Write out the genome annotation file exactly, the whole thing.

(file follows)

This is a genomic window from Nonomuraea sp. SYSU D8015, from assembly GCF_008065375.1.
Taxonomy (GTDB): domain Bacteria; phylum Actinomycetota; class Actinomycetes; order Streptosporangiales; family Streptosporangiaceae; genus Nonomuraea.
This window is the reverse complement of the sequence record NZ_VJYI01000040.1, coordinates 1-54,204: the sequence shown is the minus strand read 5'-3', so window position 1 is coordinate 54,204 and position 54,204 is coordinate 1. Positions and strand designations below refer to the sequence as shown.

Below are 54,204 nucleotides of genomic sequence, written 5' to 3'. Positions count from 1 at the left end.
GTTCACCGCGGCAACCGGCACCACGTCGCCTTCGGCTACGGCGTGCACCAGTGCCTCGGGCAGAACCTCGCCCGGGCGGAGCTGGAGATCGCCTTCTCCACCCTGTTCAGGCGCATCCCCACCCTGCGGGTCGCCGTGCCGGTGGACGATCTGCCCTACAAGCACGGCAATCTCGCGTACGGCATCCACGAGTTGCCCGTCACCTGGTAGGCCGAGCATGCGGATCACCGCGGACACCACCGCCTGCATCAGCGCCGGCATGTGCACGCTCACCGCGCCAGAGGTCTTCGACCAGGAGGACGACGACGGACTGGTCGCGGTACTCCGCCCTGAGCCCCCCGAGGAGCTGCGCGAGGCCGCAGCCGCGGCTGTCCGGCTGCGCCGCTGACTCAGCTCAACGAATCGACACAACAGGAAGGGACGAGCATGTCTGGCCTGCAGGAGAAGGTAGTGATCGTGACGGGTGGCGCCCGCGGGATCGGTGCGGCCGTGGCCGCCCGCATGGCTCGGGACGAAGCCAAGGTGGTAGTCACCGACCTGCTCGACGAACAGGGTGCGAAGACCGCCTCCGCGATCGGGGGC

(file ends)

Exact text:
This is a genomic window from Nonomuraea sp. SYSU D8015, from assembly GCF_008065375.1.
Taxonomy (GTDB): domain Bacteria; phylum Actinomycetota; class Actinomycetes; order Streptosporangiales; family Streptosporangiaceae; genus Nonomuraea.
This window is the reverse complement of the sequence record NZ_VJYI01000040.1, coordinates 1-54,204: the sequence shown is the minus strand read 5'-3', so window position 1 is coordinate 54,204 and position 54,204 is coordinate 1. Positions and strand designations below refer to the sequence as shown.

Below are 54,204 nucleotides of genomic sequence, written 5' to 3'. Positions count from 1 at the left end.
GTTCACCGCGGCAACCGGCACCACGTCGCCTTCGGCTACGGCGTGCACCAGTGCCTCGGGCAGAACCTCGCCCGGGCGGAGCTGGAGATCGCCTTCTCCACCCTGTTCAGGCGCATCCCCACCCTGCGGGTCGCCGTGCCGGTGGACGATCTGCCCTACAAGCACGGCAATCTCGCGTACGGCATCCACGAGTTGCCCGTCACCTGGTAGGCCGAGCATGCGGATCACCGCGGACACCACCGCCTGCATCAGCGCCGGCATGTGCACGCTCACCGCGCCAGAGGTCTTCGACCAGGAGGACGACGACGGACTGGTCGCGGTACTCCGCCCTGAGCCCCCCGAGGAGCTGCGCGAGGCCGCAGCCGCGGCTGTCCGGCTGCGCCGCTGACTCAGCTCAACGAATCGACACAACAGGAAGGGACGAGCATGTCTGGCCTGCAGGAGAAGGTAGTGATCGTGACGGGTGGCGCCCGCGGGATCGGTGCGGCCGTGGCCGCCCGCATGGCTCGGGACGAAGCCAAGGTGGTAGTCACCGACCTGCTCGACGAACAGGGTGCGAAGACCGCCTCCGCGATCGGGGGC